Friday, December 20, 2013

Happy New Year! Snippets and stories from past years…

As we ring in the New Year I thought it might be interesting to look back at the old newspapers and see how much things have changed over the years.

In the January 2, 1914 Daily Union there were many social events to ring in the New Year. There must have been something to do every night in December in Junction City.

The highlight of the season was the annual Gamma Tau Beta event.  The Ball was held at Woodman Hall on Tuesday evening. “The occasion was a full dress affair, with the ladies becomingly attired in gowns of the new shades, while the young men in dress suits added dignity to the ball.” The hall was decorated with hundreds of pennants representing schools and colleges across the nation. Streamers of green and white, the fraternity colors, formed a canopy above the crowd and framed the GTB symbol. The Sixth field artillery orchestra from Fort Riley serenaded the party.

The paper continues on with more mundane matters. There were forty six fires in 1913. It seems that July and August were the most active months with eight fires each month.

Cattle were selling for above average prices. Col. L. R. Brady sold two Holsteins. One for $165 and one for $150, three heifer calves went to the same man for $25 each. The livestock reports from Kansas City price prime fed steers at $8.50-$9, dressed beef steers $7.25-$8.40, cows and heifers $4.50-$9.00.   

The B. Rockwell Company paid the highest tax for a privately owned business, $2,895.96, according to the County Treasurer.

Dickinson County was having quite a problem with gophers. Crop losses were estimated to be $50,000 according to farmers. The county commissioners raised the bounty on gopher scalps to ten cents each.

The parcel post celebrated its first birthday at the first of the year. The allowable weight was also raised from twenty to fifty pounds.

There was an organized gang of box car robbers operating out of this area but their headquarters was believed to be Salina. The police are still investigating these crimes.

Over fifty men participated in the wolf drive that was held in the west part of the county. After the hunt the total count was an astounding one coyote and a sighting of two others that escaped.       

The Cozy Theater will be showing vaudeville acts on the Sullivan & Considine circuit this coming season. Ticket prices will stay the same, 5 and 10 cent admissions, except when a tabloid musical comedy is shown in conjunction with the regular act.

Fifty years later the Junction City Republican from January 2, 1964 starts the year on a more sober note. The front page features a large photo of the elevator at Alida with the caption, “Silent Sentinel in the Republican Valley… All activity has ceased in this once bustling community. Houses are all torn down. No school stands…only the elevator is standing… a silent reminder of things past… a silent reminder of Milford reservoir of the future.”

Inside the newspaper is more optimistic with the first major headline stating “Prizes Offered To First Baby Born in 1964”, there are twelve sponsors participating by offering a plethora of prizes ranging from cash and baby supplies to a box of cigars for the new father.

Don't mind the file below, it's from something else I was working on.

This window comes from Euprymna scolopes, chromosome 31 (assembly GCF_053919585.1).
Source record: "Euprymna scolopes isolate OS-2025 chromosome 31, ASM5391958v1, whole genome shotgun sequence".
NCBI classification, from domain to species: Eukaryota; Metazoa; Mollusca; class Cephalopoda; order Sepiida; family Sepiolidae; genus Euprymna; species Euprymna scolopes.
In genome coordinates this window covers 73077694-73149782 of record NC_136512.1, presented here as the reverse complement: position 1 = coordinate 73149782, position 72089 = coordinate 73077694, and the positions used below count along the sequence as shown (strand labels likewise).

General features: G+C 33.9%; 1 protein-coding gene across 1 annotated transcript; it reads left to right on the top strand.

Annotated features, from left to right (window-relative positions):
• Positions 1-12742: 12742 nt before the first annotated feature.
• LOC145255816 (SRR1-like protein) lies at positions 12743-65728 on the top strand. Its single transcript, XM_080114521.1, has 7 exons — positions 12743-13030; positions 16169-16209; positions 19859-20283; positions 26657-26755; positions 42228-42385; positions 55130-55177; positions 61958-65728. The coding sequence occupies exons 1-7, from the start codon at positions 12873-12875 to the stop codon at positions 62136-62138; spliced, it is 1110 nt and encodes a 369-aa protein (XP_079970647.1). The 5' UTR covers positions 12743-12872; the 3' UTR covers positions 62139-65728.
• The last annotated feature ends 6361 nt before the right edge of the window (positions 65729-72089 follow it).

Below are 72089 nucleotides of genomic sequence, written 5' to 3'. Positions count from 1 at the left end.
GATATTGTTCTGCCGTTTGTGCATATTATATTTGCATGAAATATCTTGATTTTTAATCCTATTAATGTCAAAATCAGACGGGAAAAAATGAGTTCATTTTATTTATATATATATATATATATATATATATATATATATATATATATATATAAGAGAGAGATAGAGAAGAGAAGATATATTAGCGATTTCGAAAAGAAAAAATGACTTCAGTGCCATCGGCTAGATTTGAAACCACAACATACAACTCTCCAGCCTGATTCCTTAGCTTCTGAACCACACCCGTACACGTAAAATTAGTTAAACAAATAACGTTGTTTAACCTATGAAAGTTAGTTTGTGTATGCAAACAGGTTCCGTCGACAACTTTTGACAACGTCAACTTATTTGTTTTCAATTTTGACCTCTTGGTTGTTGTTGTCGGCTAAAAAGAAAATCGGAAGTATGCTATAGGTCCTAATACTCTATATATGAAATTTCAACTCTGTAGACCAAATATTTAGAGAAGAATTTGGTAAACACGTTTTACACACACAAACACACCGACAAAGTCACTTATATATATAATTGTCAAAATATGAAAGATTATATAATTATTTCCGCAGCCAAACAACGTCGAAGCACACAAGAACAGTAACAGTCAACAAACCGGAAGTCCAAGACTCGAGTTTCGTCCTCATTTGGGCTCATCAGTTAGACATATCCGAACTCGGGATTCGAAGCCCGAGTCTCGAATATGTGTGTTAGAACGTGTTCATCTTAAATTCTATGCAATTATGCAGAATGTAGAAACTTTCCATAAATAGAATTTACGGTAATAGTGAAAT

The YMCA sponsored a ski trip to Hidden Valley, Colorado for a large group of Junction City youth. Youth paid $25 each to participate in the trip and will be returning by the end of the month.

Highway construction contracts in Kansas reached a record breaking total of $84,480,000 for 1963 due to the increased volume of work on the interstate system. Interstate contracts in 1963 totaled $36,112,000 for work on I-70, I-35, I-35W and I-435. 90 percent of the project was funded by federal taxes and the state funded 10 percent from the collected highway user taxes.

Agriculture fills a good portion of the paper; “The first consolidation of regional grain co-operative in the United States was announced in Kansas City, Friday by P.J. Nash, secretary and general manager of the Farmer’s Union Co-operative Marketing Association.” They will now be able to better serve co-operative grain elevators in Kansas, Missouri, Nebraska, Colorado, and Wyoming because of combined assets valued at $35,000,000. They will be processing and storing grain for over 100,000 farmers. The storage capacity will be in excess of 50 million bushels. This allows for an increase in exports, grains will be loaded on barges at St. Joseph and Kansas City.    

On the next page there is a large article about the Kansas Agricultural Convention. Topics to include Wheat Marketing in South America and What’s Ahead for Beef Producers.

The Agriculture outlook for 1964 is “much of the world is short of food… heavy purchases of grains will do more to bolster U.S. farm income than will government-supported prices in 1964.”

As I turn to the next page full of advertisements a used car ad catches my eye; 1963 Buick Skylark $2,895, 1960 Chevy El Camino V-8 $1,499, 1959 Chevy Bel Air $1,099.

On the last page of the paper is the newspaper’s prediction for what will be major stories in the coming year. The Milford Dam project will feature heavily as it nears completion. At this time the contractor is 105 days ahead of schedule and may have the project completed by mid-summer if the weather cooperates.

            Fort Riley is discussing the feasibility of acquiring approximately 50,000 acres. If acquired it will double the size of the fort. “The additional land would provide for adequate firing range and maneuvering of vehicles and personnel.”

            The article concludes with the prediction that “continued growth and development of Junction City and Geary County appears to be the pattern for the New Year. “
            I guess some things don’t change as much over the years as you would expect. From all of us at the Geary County Historical Society we wish you a safe and happy New Years!